View allAll Photos Tagged cheetah
A Cheetah can be distinguished from other big cats by their smaller size, spotted coats, small heads and ears and distinctive "tear stripes" that stretch from the corner of the eye to the side of the nose.
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Masai Mara National Reserve
I saw two cheetah families on my Kenya trip, one with three cubs and one with four. This female climbed onto a dirt mound for better vision of the surrounding area.
Mating Season: Throughout the year.
Gestation: Around 3 months.
Litter size: 2-4 cubs
Cubs are smoky in color with long, woolly hair – called a mantle – running down their backs. This mantle is thought to camouflage cubs in grass, concealing them from predators. Mothers move cubs to new hiding places every few days. At 5 - 6 weeks, cubs follow the mother and begin eating from their kills.
The Cheetah's slender, long-legged body is built for speed. They are the fastest land animal in the world. Cheetahs can be distinguished from other big cats by their smaller size, spotted coats, small heads and ears and distinctive "tear stripes" that stretch from the corner of the eye to the side of the nose.
Top Speed: ± 113 km/h. (Kruger National Park, RSA)
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:copyright:Elsie van der Walt, all rights reserved. Please don't use this image on websites, blogs or other media without my explicit permission. If you are interested in using one of my images, please send me an E-mail (email@example.com).
Even I were too close to them, they didn't show interest to me
IUCN RED LIST STATUS: VULNERABLE
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I might be wrong, but I think this might be my very first cheetah shot here on my stream.
And now for something completely off topic. I am calling out to my British and Scottish followers for advice. I'll be walking along the Hadrian's Wall Path in about three weeks. I am doing what I can to prepare appropriately in terms of where to go, what to see and what to pack - but it is all based on guidebooks. Is there any first hand advice you can give me for my trip? Every tiny bit of "insider" information is appreciated. Thanks. :)
This was 1 of 3 Cheetah brothers seen at Phinda Game Reserve, South Africa in the late afternoon golden light. Seeing these wild cheetahs for the first time really took my breath away. We ended up seeing 3 different groups in this protected area.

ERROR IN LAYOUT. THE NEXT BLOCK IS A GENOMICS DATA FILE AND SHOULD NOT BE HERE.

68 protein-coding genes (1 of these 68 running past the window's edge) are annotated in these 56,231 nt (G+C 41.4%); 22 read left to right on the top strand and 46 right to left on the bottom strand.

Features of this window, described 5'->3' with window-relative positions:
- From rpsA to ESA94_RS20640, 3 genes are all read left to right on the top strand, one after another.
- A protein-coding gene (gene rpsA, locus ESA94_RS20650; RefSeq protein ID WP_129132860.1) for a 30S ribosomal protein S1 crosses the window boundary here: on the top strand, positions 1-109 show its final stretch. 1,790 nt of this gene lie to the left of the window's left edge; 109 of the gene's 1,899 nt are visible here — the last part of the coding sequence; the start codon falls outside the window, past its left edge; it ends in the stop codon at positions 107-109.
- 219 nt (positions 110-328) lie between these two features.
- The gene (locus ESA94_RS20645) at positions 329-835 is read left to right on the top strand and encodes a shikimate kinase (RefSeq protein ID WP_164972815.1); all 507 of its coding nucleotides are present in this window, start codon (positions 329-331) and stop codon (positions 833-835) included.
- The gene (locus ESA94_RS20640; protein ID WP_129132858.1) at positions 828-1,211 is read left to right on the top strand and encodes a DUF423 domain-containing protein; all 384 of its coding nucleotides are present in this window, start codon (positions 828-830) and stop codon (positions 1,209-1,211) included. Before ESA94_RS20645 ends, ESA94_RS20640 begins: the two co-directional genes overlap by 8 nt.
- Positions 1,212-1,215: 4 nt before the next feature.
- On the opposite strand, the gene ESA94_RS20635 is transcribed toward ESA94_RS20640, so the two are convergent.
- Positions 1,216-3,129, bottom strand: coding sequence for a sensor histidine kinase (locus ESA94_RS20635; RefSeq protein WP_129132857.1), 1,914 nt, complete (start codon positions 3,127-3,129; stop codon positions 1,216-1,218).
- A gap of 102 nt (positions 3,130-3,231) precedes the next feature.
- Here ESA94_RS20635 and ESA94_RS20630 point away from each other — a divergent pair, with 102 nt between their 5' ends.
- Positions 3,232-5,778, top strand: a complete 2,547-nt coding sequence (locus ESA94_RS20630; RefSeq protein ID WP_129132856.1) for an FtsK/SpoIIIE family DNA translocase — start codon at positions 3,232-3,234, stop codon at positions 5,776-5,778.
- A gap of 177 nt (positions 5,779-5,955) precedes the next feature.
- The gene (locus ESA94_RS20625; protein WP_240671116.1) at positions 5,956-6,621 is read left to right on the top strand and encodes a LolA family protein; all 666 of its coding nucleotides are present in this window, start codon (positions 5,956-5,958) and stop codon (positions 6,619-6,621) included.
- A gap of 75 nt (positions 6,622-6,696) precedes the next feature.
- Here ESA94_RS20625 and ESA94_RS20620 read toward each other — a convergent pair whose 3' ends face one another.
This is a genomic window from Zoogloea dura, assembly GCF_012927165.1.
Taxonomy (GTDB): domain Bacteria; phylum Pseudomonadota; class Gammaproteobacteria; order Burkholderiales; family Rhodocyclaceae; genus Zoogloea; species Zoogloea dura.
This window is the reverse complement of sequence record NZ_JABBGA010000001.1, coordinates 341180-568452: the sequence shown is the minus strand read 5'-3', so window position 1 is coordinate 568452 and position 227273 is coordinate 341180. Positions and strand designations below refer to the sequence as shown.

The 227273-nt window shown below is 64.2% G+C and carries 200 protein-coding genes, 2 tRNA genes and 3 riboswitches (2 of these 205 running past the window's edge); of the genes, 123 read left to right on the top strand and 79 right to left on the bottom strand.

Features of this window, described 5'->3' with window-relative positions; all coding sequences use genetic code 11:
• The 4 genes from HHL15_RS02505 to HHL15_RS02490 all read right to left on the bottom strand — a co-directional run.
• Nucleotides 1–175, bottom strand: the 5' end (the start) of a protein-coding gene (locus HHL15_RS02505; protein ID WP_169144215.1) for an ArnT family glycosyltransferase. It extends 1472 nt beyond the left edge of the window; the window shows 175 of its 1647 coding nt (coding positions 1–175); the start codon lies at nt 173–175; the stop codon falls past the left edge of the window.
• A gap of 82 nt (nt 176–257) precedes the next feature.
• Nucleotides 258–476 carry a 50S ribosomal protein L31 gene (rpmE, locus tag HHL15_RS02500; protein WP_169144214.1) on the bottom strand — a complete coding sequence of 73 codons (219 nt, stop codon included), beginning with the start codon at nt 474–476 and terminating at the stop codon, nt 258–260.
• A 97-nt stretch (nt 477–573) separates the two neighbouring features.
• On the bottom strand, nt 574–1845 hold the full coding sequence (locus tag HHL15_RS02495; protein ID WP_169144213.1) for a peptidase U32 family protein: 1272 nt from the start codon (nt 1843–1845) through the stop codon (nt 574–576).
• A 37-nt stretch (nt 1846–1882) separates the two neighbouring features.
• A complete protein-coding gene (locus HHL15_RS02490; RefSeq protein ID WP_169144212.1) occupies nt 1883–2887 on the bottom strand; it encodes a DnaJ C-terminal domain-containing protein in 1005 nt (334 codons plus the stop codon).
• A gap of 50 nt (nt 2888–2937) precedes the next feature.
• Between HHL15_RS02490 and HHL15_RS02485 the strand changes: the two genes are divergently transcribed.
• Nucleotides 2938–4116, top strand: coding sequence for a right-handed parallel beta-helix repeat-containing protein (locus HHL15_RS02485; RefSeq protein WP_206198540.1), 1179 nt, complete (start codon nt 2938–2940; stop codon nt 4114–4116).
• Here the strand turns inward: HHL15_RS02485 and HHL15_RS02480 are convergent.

Many thanks for your visit and comments. They are very much appreciated.
I am a docent at a local zoo close to where I live. This cheetah is one of two adult cheetahs which reside within the exhibit at the zoo. I talk to the guests about the animals, and show them where the animals are within the exhibit, because sometimes they are camouflaged so well the guests walk by without seeing them.
This male cheetah is about fifteen years old with a delicate stomach. He needs to be fed four times a day in small amounts of a special diet. He scouts out his territory within the exhibit for about two and a half hours in the morning marking his territory by spraying the trees and leaving scent marks on the ground with his back feet. He came to our zoo from Busch Gardens, but he was originally born at a breeding facility in the Netherlands.
The female and the male have been together for about six years and have one cub together. We are not allowed to give out the names of the animals because the names are used for training purposes by the zoo keepers, however, I could not pronounce them correctly anyway. He is very calm and a beauty to watch as he does his thing.
Cheetah (Acinonyx jubatus)
Baba Dioum: 'In the end, we will conserve only what we love. We will love only what we understand. We will understand only what we are taught'
© All rights reserved Ian Lindsay aka Lensbuddies. Please do not use this image on websites, blogs or any other media without my explicit written permission.
This lead photo was processed using OPT. Check it out here -
Another cheetah shot today, as it is pretty nice and sunny here...
This cheetah enjoyed the sun also, but lay down in the shade later on..
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Okavango Delta, Botswana
Member of the Nature’s Spirit
Good Stewards of Nature
Wild South Africa
Kruger National Park
Solitary cheetah on an early morning hunt
The cheetah is a large feline inhabiting most of Africa and parts of the Middle East. It is the only extant member of the genus Acinonyx.
Cheetah looking for food in Kruger National Park, near Satara base camp.
Photo taken August 2014
This Cheetah had to be thirsty. The water was brackish. It would come, take a drink, grimace, walk a bit, then take another drink, etc.
Phinda is rightly famous for its cheetah. Aged between 2 and 3 months old theses cubs were a fluffy furball of delight to see but incredibly hard to photograph as they hid in the long grass. This image is poorly framed but you can see how they resemble honey badgers more than their mother at this age. Born with dark fur, these are beginning to show their spots, but the overwhelming feature is fluffiness! Cheetah mums work hard to keep their cubs safe and healthy, she was constantly on the alert and moved them frequently. Thanks to Ben and Bongani for finding cheetah for us every day!
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This cheetah marking its territory was photographed in the wild in the Kruger National Park.
Cheetah at Exmoor Zoo
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